Spirit and confession explicit:
“In today’s Gospel, the risen Lord bestows the gift of the
Holy Spirit upon the apostles and grants them the authority to forgive sins,”
the Pope said. “Let us trust in the Spirit’s power to inspire conversion, to
heal every wound, to overcome every division, and to inspire new life and
freedom. How much we need these gifts! And how close at hand they are,
particularly in the sacrament of penance!”
He added: “The liberating power of this sacrament, in which
our honest confession of sin is met by God’s merciful word of pardon and peace,
needs to be rediscovered and reappropriated by every Catholic. To a great
extent, the renewal of the Church in America depends on the renewal of the
practice of penance and the growth in holiness that that sacrament both
inspires and accomplishes.”
The Holy Father had begun his homily by saying: “I have come
to America … to implore from the Lord a new outpouring of the Holy Spirit upon
the Church in this country.”
On May 4 he continued his emphasis on the Holy Spirit by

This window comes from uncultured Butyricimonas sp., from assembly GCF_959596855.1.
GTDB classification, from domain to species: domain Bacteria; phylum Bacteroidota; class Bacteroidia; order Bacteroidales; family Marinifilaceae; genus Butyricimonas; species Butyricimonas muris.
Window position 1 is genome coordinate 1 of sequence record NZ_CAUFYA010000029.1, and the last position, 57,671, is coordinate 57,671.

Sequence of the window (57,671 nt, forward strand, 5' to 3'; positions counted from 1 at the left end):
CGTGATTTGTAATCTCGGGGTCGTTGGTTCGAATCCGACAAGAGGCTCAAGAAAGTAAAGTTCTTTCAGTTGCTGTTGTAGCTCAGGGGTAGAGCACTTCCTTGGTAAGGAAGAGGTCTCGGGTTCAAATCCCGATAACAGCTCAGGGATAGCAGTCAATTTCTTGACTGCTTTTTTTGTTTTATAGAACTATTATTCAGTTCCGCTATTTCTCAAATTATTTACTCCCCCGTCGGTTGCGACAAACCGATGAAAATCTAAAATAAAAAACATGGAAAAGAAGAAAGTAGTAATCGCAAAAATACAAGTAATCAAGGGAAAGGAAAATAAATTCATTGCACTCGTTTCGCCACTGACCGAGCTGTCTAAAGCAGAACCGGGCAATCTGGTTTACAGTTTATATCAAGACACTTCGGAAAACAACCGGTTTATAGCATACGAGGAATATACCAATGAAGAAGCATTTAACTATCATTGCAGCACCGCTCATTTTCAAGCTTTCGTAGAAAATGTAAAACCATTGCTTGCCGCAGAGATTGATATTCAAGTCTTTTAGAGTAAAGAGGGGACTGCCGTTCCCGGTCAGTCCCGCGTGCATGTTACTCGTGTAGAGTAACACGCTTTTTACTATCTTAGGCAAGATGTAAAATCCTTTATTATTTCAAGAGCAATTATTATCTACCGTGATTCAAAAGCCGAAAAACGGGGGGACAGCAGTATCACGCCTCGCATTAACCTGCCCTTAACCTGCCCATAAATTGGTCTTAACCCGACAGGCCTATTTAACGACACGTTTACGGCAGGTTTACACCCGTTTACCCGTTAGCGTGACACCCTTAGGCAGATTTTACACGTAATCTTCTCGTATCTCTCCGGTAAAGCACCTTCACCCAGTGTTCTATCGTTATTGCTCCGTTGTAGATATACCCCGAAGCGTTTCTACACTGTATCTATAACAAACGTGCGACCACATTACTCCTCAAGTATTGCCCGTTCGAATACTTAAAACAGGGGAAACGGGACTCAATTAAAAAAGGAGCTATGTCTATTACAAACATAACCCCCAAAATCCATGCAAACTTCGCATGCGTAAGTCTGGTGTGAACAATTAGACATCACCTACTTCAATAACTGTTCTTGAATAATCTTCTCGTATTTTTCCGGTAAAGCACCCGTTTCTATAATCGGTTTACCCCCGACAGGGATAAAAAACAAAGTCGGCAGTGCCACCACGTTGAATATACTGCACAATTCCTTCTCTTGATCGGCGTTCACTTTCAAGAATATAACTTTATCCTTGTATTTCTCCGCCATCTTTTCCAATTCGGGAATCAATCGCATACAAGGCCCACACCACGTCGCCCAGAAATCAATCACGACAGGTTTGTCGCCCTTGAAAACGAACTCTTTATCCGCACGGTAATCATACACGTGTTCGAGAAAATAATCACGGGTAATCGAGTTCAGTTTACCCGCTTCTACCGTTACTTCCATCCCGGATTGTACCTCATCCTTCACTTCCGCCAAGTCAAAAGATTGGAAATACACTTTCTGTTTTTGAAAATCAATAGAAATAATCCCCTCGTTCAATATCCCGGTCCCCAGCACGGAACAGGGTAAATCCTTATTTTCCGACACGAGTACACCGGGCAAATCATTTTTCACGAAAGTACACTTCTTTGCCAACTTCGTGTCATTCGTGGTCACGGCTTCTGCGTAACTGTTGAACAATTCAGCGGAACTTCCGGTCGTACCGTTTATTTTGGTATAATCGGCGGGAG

sending a letter through his secretary of state, Cardinal Tarcisio Bertone, to
the members of the Catholic Charismatic Renewal (Rinnovamento nello Spirito),
which gathered near Rimini, Italy, for their 31st meeting.
The papal letter stated that “His Holiness praises and
encourages the commitment with which the Charismatic Renewal makes its own and
carries forward the effort to promote communion and collaboration among the
diverse realities that the same Spirit has brought about in the Church.”
The letter emphasized that the Holy Father “always follows
the journey of the ecclesial movements with special pastoral solicitude” and
that he exhorts the members of the Charismatic Renewal always to “unite with
prayer their effective attention to the world’s needs and the good of men.”
The meeting celebrated the 10th anniversary of Pope John
Paul II’s 1998 meeting with the ecclesial movements and communities.
In this context, talks were given by representatives of the
Community of Sant’Egidio, the Focolare movement, and Communion and Liberation
on the theme “The Church Counts on Each One of You.”
CNS and Zenit contributed
to this article.